State Sen. Roger Reinert, DFL-Duluth, said that though he believes the Duluth Teachers Retirement Fund “is exceptionally well-run,” looking for help from the state might be a tough sell.
“It’s a legitimate question to ask … but the state doesn’t have a lot of money lying around,” Reinert said.
Until 2010, retired Duluth public school teachers saw increases each year in their pensions. In some years, the “adjustments” were generous, including 9 percent in 2000 and 10 percent in 2001. The state Teachers Retirement Fund had similar adjustments around that time. The fund was healthy, Stoffel said, and the increases reflected strong investment returns.
But one Duluth teacher says that money should have been saved.
“When times are good and you have extra money, you bank it,” said Duluth East High School and Ordean East Middle School science teacher Tim Velner, who is nearing retirement. “It’s really important that this is funded. We’re going through a period where we have a lot of people in this generation.”The Duluth Teachers Retirement Fund’s financial troubles stem from a combination of lower return on investments and fewer people paying into the fund.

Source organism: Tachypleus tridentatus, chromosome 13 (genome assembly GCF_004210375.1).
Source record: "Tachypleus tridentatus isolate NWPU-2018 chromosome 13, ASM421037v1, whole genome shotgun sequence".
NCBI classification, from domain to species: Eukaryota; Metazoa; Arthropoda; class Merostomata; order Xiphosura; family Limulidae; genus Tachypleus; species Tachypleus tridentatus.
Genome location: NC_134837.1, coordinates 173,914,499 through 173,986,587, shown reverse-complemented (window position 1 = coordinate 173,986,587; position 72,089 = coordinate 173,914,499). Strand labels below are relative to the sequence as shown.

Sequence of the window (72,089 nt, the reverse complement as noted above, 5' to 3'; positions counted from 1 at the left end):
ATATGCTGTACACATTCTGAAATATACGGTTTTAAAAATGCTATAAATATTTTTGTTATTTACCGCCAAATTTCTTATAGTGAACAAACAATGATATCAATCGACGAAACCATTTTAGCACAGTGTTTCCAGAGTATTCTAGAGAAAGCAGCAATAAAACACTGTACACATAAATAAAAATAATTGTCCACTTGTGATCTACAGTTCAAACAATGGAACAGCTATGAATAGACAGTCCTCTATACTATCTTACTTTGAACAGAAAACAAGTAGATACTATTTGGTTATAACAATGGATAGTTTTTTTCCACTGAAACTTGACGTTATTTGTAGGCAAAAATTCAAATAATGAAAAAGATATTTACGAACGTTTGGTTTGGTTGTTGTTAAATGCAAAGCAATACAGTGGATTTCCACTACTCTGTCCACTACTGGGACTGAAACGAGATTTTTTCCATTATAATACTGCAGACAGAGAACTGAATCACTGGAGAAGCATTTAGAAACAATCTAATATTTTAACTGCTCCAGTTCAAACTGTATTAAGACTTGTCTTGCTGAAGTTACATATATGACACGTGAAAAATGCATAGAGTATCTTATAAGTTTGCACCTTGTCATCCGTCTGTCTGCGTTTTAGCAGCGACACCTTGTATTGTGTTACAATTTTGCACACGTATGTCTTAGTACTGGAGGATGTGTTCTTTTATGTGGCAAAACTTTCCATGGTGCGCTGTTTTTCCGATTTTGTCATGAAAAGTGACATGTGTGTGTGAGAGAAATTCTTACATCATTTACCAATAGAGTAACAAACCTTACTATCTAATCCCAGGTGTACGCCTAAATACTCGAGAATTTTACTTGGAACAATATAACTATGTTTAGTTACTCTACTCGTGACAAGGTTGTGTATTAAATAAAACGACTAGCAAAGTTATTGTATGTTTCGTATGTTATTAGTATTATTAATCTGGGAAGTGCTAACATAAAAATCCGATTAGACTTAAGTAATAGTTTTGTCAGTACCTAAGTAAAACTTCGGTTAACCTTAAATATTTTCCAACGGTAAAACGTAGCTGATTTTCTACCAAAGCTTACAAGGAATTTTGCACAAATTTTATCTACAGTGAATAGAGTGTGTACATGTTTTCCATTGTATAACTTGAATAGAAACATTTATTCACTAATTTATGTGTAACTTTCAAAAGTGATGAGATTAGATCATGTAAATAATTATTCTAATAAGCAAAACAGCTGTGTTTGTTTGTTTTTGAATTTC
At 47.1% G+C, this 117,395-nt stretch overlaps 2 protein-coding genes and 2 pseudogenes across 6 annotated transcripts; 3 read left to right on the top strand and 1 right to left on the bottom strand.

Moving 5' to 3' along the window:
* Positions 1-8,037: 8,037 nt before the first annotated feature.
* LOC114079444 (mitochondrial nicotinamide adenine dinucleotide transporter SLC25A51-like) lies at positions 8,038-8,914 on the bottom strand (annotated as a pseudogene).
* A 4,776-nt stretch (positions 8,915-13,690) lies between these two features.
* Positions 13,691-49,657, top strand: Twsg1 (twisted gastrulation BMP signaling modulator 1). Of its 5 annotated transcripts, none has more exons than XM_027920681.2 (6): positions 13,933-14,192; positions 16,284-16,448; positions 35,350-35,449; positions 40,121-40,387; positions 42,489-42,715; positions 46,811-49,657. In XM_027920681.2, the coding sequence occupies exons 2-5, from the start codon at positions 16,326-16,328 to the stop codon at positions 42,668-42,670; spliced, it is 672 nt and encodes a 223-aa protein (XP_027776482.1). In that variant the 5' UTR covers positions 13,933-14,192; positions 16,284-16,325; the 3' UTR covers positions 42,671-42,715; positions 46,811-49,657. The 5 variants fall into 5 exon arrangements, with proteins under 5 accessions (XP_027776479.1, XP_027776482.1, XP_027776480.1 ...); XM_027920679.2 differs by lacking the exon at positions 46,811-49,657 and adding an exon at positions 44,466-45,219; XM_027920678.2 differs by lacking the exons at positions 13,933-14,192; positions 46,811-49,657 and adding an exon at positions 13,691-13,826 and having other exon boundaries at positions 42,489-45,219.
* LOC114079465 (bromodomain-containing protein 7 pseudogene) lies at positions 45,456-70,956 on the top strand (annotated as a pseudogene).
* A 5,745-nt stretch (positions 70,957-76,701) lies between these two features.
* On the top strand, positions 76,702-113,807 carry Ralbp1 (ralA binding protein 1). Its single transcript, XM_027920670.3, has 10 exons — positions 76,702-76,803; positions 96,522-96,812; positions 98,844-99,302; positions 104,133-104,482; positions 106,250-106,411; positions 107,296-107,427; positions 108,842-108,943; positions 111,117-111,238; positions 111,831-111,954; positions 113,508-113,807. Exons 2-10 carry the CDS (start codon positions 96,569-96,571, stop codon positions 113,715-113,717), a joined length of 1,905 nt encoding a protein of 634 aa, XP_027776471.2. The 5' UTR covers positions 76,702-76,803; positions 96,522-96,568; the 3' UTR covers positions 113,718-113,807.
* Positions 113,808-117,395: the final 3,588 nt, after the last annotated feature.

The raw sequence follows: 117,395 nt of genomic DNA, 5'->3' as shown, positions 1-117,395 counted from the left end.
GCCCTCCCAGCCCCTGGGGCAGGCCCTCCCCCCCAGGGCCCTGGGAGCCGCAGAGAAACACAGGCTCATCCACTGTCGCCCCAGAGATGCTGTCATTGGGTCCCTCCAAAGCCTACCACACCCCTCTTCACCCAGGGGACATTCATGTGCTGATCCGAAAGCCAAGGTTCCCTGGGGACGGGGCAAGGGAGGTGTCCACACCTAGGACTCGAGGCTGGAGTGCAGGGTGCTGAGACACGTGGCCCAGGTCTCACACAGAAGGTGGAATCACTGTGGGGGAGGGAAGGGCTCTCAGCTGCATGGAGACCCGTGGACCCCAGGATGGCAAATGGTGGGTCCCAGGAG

Though the retirement fund continues to lose members for a variety of reasons, it has an ever-larger group of retirees.
Some of the reasons for the membership declines:
The district now has more people receiving pensions than it has people paying into the fund.
Last year, 919 members contributed to the fund, down from 1,512 in 1995. On the flip side, the fund was paying 1,386 pensions last year, compared to 841 in 1995.
Finding more money
Employee contributions account for about 14 percent of the fund’s revenue. The employer contribution is about the same. The state contributed about $550,000 last year. About 70 percent of the fund’s income comes from investments.
Haveman of the Minnesota Center for Fiscal Excellence was critical of the Duluth fund’s investments, saying the average annual return over the past 10 years was 3.8 percent, compared to the Minnesota State Board of Investment’s returns of 5.7 percent, which he considers a benchmark.
“Over 10 years’ time, the implications of that are mammoth,” Haveman said.
Stoffel said he doesn’t think there is a serious problem with the way the fund is investing.